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McKenney discussing priorities with Ottawa residents after announcing 2022 mayoral campaign

The Somerset Ward City Councillor wants to dispel notions that their priorities are too expensive and that they don't understand the needs of urban communities.
2018-12-12 catherine mckenney mv1
Ottawa City Councillor Catherine McKenney, December 2018. Mike Vlasveld/ CityNews

Catherine McKenney believes their experience, working for city councillors and administrators before becoming a city councillor, gives them unique perspective that will help when making decisions as mayor, should they be elected in 2022.

The Somerset Ward representative started thinking about a run for mayor about a year ago, but started considering it more seriously in recent months due to light rail issues, as well as budget and policy decisions that they disagreed with.

"I have seen how the city functions, and what changes can be made and how we budget and what those priorities look like from both sides of city hall. When I think about budgeting -- and people ask me, how will we afford the things that we need to do -- and I always say, our budgets are about our priorities. The funding is there, it's what we do with it."

Speaking on CityNews' The Sam Laprade Show, Monday, December 13, McKenney says they wants to keep hearing from people, to understand what kind of city they want for the next four years.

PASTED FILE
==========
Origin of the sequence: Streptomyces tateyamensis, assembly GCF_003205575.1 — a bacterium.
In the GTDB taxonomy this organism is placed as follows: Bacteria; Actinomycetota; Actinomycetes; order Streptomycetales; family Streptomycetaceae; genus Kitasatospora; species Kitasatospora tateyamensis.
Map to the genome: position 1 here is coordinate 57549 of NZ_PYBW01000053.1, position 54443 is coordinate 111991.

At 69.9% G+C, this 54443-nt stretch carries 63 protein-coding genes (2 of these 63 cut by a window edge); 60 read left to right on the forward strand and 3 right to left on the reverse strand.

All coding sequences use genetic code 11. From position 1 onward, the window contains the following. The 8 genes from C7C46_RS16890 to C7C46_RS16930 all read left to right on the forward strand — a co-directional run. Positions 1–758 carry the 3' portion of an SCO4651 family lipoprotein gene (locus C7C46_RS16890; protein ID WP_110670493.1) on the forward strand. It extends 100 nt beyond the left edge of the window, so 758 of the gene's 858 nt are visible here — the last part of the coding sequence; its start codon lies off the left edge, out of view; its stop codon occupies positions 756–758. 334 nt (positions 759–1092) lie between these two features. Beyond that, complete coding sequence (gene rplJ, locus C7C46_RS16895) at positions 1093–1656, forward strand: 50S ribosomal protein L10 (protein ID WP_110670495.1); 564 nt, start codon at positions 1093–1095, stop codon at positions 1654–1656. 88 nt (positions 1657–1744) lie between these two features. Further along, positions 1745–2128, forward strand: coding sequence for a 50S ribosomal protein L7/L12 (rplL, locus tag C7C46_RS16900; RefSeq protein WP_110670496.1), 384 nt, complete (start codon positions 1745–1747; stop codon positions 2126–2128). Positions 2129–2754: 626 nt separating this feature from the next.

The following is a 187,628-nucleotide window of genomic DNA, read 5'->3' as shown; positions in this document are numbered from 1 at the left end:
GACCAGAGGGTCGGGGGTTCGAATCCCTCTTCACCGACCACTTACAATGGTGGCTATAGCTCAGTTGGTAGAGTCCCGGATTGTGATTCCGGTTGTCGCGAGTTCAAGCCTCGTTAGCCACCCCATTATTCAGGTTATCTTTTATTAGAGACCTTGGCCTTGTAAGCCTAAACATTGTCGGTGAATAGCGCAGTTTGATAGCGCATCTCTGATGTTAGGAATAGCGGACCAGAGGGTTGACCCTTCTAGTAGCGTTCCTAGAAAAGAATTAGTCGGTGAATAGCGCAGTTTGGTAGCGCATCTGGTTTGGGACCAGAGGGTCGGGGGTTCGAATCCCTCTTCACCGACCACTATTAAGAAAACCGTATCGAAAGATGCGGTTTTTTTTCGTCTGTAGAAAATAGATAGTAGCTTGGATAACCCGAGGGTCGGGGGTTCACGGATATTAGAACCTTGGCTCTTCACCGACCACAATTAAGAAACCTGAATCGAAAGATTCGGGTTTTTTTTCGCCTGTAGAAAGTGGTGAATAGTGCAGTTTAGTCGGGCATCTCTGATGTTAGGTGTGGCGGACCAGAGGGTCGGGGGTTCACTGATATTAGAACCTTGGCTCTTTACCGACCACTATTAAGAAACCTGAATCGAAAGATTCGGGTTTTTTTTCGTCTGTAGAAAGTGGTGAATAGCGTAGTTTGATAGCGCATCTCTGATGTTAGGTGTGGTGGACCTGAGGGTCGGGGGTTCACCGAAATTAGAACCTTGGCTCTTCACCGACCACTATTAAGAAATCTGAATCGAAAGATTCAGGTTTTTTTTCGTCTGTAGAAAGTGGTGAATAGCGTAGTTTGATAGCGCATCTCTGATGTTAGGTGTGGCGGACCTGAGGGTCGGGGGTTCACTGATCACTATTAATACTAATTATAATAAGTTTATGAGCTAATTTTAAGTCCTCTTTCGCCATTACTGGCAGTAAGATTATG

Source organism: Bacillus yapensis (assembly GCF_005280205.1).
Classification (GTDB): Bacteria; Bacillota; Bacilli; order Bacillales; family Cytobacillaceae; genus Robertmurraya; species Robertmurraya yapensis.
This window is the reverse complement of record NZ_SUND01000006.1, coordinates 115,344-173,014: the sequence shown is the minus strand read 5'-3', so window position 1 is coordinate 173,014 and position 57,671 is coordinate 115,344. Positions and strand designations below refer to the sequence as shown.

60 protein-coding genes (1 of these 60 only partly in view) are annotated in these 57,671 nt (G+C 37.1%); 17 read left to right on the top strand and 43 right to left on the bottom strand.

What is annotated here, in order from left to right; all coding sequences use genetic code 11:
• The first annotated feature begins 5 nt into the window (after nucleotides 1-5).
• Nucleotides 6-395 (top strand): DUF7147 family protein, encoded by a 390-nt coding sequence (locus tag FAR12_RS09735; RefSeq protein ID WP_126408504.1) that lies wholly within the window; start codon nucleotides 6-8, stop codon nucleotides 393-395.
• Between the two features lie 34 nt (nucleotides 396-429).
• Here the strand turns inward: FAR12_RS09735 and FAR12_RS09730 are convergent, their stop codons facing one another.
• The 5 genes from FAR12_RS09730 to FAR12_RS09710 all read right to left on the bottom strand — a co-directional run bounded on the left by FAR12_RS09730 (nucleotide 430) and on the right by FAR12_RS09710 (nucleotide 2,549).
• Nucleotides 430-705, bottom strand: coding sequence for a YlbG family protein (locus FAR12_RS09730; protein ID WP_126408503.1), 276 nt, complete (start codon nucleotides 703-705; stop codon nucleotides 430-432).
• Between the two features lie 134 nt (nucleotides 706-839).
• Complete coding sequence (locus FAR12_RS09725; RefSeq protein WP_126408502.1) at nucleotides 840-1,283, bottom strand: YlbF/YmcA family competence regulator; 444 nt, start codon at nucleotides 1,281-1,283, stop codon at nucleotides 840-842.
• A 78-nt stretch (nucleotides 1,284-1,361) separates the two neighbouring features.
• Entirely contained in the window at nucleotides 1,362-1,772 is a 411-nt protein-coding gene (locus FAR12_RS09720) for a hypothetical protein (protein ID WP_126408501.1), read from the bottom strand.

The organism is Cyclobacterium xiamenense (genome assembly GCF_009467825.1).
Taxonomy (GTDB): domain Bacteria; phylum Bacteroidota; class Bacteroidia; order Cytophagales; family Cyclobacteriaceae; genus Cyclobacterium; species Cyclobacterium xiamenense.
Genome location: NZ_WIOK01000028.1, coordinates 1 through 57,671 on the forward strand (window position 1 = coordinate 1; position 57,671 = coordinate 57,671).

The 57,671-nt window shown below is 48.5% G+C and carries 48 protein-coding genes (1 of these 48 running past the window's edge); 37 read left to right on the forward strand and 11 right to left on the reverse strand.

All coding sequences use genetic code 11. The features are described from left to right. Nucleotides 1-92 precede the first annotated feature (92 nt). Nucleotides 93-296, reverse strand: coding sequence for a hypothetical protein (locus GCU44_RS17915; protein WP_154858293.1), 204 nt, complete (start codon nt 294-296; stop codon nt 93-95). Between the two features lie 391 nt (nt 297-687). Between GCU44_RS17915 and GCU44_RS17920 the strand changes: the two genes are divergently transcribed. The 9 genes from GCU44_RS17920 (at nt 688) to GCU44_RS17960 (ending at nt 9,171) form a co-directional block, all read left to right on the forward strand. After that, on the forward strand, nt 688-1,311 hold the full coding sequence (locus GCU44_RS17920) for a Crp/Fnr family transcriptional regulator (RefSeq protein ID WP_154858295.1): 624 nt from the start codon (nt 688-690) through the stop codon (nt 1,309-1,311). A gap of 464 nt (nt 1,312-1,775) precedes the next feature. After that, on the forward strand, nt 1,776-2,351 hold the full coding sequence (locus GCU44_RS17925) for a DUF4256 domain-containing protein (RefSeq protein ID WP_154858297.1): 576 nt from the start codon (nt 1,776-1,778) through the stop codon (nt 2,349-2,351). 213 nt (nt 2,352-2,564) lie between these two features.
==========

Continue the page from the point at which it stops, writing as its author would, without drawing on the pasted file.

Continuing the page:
"There's so much potential to build a city that is green, that is healthy, that has great transit that moves people around well, that has great public space," the councillor explained. "The people that I have spoken to, that's what they're looking for and now I have an opportunity to speak to people for several more months to hear what kind of city they're looking for."

Although mayoral campaigns cost more to run, McKenney's never accepted corporate or developer donation for any of her campaigns and says they won't start now.

"I'll be appealing to, you know, individuals, residents, who share the vision and a platform that I'll put forward," the councillor said.

And as for anyone who might not think McKenney understands rural issues, as an urban ward councillor, they say they lived in Kanata for a few years, worked for Alex Munter and wants to reassure residents that they do understand the needs of suburban communities.

"I often say to my rural counterparts, that a downtown ward is probably as close to their rural villages as you can get in terms of how we want it to function; how we want people to be able to move about, kids to get to school safely, etc., and we want it to be affordable."

Other mayoral hopefuls, Bob Chiarelli and Diane Deans appeared on CityNews' The Rob Snow Show on Monday.

Listen to McKenney's full conversation with Sam Laprade:


Mike Vlasveld

About the Author: Mike Vlasveld

Mike Vlasveld, Digital Editor, CityNews Ottawa & the Valley
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